Thereís a decent amount of live music, all ages even. San Mateo was really boring in that regard, other than music in the park during the summer, I canít think of anything regular (I used to go to St James Gate in Belmont and Winters Tavern in Pacifica to hear local live music, but it was 21+).

    The Big Question
    Would I go back? Donít think so. If my review sounds negative, itís maybe more a warning that leaving isnít going to solve all problems. You trade some downsides for another set of downsides. Iím happy with this trade off so far. We'll see-- if the community doesn't click, and we don't come up with some other acceptable work alternatives, we might give Seattle a go. My wife has been offered a gig in Switzerland several times. I go back to the bay at least once a month and I am reminded of why I left right away. Last week I spent four hours in the car the day I flew in. The police cleared out the huge homeless encampment near my office but thereís an RV city now instead. I hear rent increases slowed down, but I pay the same amount of money to have an ocean view two blocks from downtown with twice as much space. And itís a ten minute drive to awesome riding. I donít know exactly how weíre going to make it work long term, but I don't want to go back.

  2. #2
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    Good write up.
    As a fellow transplant I find the winter effect cumulative. At 5 years winter didn't really bother me. At 14 years in winters in the valley SUCK and I definitely experience SAD as do all my outdoor friends. I like the "white people food" comment. I'm in Portland and it's the most overrated food scene I've ever experienced.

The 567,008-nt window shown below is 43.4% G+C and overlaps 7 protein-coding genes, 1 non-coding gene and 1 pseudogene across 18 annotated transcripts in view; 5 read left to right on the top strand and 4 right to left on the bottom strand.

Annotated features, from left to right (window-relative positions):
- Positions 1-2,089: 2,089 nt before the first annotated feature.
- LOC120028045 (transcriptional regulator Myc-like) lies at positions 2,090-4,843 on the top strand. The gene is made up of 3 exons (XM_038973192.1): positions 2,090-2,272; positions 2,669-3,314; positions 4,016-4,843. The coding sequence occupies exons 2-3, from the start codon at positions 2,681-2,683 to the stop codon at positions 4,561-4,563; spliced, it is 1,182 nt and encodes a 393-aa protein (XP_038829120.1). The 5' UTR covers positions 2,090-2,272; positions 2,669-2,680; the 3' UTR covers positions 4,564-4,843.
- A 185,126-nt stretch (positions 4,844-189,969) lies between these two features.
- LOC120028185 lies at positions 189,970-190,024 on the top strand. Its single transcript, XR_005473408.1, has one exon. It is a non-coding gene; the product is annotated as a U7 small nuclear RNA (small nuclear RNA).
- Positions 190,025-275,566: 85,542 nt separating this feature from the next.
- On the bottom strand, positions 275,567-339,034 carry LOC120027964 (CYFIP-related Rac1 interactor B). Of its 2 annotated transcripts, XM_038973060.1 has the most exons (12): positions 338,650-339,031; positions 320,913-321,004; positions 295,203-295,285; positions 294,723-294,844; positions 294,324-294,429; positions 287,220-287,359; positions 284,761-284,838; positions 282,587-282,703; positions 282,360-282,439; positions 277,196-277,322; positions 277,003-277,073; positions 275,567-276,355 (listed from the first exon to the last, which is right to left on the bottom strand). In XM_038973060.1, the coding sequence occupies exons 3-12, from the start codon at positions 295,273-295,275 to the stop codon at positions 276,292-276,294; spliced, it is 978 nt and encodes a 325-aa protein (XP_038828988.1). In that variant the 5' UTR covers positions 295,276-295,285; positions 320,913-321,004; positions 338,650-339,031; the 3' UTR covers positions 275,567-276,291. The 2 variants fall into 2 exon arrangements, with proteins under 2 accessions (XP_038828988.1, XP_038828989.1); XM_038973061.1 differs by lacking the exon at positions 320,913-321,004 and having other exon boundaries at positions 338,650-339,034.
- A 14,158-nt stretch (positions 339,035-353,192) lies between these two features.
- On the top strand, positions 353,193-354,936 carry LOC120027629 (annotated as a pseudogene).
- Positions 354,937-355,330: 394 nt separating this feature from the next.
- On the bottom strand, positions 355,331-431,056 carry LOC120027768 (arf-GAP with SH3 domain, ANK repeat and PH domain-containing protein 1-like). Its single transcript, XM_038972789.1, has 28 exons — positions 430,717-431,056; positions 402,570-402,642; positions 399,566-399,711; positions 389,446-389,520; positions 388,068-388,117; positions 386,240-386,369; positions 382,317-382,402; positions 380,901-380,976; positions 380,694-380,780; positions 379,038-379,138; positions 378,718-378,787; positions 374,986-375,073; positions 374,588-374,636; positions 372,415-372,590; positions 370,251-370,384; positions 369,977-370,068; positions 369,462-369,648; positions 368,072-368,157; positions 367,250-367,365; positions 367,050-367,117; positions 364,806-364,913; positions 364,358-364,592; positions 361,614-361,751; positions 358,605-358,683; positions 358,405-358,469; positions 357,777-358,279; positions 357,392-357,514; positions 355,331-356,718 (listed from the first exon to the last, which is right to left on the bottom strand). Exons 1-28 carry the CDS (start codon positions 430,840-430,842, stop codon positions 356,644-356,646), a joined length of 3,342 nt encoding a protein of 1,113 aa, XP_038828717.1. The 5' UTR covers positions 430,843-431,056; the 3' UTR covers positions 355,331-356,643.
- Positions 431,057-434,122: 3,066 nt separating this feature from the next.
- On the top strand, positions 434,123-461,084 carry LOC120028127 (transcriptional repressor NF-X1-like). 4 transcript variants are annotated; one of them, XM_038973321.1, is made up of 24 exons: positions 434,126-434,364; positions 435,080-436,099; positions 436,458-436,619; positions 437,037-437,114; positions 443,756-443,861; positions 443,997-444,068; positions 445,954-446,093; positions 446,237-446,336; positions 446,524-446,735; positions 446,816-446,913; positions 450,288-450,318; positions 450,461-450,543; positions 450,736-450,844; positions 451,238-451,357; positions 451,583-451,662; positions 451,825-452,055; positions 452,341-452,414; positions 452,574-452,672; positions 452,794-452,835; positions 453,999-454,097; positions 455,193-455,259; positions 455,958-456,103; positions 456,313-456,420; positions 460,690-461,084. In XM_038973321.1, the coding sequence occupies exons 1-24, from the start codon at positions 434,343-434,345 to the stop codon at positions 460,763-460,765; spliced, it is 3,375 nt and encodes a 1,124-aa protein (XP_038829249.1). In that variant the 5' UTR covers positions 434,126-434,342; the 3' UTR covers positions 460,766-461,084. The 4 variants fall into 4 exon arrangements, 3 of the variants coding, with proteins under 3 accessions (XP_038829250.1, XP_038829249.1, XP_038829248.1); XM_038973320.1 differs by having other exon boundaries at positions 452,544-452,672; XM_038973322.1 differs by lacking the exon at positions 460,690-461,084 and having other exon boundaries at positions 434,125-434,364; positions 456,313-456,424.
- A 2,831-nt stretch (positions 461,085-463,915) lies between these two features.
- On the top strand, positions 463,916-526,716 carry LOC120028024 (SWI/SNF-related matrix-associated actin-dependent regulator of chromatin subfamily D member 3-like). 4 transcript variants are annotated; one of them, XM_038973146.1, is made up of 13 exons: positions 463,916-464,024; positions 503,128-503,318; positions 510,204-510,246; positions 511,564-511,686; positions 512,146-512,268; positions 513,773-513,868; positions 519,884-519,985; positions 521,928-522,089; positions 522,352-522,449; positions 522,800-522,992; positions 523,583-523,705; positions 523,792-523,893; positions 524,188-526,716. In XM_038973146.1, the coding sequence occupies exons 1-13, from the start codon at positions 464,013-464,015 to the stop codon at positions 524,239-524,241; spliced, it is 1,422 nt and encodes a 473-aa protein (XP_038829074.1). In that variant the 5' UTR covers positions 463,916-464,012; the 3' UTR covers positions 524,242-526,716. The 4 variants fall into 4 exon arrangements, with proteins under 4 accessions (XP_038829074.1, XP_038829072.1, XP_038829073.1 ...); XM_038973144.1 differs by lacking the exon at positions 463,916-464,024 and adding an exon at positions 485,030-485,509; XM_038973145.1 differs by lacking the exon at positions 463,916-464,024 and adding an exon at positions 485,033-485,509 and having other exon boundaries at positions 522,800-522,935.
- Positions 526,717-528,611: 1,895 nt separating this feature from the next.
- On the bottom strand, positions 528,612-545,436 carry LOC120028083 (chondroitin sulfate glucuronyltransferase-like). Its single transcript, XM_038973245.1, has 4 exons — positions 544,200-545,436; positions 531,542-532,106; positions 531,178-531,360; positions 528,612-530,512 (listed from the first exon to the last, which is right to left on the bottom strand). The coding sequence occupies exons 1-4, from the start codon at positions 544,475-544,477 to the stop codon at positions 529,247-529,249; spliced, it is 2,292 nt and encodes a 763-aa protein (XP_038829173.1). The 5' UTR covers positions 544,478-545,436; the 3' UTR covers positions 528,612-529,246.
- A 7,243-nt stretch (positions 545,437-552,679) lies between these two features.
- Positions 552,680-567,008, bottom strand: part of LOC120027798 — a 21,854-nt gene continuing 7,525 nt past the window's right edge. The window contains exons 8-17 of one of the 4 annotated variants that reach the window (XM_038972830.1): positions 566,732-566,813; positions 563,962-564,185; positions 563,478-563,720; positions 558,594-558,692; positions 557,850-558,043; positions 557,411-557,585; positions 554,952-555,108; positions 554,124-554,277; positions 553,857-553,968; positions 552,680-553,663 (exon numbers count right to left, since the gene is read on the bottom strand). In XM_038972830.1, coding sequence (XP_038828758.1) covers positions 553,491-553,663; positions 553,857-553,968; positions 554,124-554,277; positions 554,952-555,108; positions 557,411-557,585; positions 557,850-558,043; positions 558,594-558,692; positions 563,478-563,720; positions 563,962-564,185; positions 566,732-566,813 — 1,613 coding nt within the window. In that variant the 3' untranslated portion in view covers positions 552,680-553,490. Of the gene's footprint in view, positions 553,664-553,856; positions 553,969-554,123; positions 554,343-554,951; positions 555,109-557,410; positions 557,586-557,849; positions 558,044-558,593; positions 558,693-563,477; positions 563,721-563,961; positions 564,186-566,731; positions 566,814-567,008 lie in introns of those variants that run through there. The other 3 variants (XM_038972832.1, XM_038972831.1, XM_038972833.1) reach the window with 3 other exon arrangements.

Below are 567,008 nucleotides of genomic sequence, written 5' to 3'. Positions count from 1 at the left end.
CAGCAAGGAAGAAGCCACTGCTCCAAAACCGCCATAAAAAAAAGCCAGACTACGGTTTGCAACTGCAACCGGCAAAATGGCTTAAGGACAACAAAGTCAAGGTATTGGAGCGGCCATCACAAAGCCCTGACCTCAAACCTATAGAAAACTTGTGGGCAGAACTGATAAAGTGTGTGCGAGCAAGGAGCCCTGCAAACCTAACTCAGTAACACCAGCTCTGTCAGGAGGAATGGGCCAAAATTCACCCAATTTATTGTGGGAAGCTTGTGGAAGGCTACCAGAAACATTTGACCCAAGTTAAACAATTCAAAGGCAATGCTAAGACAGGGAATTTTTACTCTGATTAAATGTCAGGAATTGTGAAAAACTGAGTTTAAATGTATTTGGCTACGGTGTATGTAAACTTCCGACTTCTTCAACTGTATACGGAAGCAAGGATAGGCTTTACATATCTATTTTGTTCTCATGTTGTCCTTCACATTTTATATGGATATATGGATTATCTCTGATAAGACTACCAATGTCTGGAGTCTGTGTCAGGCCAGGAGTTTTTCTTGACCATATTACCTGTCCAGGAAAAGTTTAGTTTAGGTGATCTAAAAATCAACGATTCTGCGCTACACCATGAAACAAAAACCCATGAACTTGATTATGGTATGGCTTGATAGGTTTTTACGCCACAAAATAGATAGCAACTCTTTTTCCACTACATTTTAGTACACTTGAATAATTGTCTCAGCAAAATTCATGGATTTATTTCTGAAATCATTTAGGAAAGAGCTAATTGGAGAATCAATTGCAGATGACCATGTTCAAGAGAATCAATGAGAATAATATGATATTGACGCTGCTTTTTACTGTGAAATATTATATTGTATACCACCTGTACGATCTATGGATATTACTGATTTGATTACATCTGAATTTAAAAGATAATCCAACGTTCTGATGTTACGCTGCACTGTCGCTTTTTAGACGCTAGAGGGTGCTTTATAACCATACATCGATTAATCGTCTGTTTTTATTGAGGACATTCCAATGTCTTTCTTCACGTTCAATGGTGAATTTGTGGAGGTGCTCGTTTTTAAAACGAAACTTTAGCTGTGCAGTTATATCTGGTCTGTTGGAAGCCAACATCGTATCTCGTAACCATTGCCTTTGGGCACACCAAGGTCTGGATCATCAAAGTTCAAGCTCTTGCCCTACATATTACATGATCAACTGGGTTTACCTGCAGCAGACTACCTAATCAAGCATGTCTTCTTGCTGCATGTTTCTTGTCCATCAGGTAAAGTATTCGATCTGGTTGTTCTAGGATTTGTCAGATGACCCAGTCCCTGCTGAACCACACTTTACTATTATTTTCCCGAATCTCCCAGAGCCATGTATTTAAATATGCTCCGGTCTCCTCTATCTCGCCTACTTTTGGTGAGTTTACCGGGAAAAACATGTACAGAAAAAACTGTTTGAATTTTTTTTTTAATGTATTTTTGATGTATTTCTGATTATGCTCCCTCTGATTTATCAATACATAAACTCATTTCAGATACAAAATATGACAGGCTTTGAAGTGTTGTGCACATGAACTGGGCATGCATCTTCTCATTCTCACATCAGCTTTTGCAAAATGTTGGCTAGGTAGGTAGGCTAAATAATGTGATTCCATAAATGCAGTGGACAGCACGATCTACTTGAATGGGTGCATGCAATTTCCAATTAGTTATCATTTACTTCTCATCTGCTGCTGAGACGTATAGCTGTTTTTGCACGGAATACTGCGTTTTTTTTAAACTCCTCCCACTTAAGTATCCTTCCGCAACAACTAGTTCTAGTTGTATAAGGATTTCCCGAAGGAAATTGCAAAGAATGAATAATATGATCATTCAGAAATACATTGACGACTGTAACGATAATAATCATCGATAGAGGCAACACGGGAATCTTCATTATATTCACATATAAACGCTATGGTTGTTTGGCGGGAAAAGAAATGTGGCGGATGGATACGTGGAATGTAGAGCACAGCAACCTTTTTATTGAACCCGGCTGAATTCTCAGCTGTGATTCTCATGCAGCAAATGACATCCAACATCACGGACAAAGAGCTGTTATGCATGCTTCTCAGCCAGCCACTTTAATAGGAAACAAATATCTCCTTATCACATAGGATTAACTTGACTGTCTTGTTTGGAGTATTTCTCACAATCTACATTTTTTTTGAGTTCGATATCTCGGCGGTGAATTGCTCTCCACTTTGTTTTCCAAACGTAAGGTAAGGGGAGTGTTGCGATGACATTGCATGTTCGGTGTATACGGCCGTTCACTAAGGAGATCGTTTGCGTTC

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    Quote Originally Posted by WHALENARD View Post
    Good write up.
    As a fellow transplant I find the winter effect cumulative. At 5 years winter didn't really bother me. At 14 years in winters in the valley SUCK and I definitely experience SAD as do all my outdoor friends. I like the "white people food" comment. I'm in Portland and it's the most overrated food scene I've ever experienced.

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    Thanks.

    Winter is starting to get to me now but at least the days are long enough I can get a quick ride at the end of the day. That helps some.

    Yeh there's a definite trend with all the food in the PNW. I actually think some of it is quite good, a random food pick in Portland usually turns out better than in the bay. But truly diverse it is not. I feel like I'm eating the same thing over and over no matter the nominal cuisine. Like I'm pretty sure I've never seen a quinoa kale enchilada at a Mexican place before last weekend.

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    Quote Originally Posted by fitek View Post
    Like I'm pretty sure I've never seen a quinoa kale enchilada at a Mexican place before last weekend.

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    Lol! Welcome to the PNW.

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    Great read, thank you!

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    One thing I always hear from hard core mountain bikers before they move to Bellingham is how excited they are being so close to BC and the epic riding north of the border.

    But very consistently, after living there for a while they end up rarely leaving town to ride because the riding is that good.

    And in my opinion, Galby is just the tip of the iceberg as far as riding goes. To be fair, itís still one of the best legal trail systems Iíve ever ridden. But personally, I like my trails to be gnarly enough that you physically cannot walk down them without assuming risk of injury.

    Here is a new video of one of my favorite female riders and Bellingham local shredding some loam: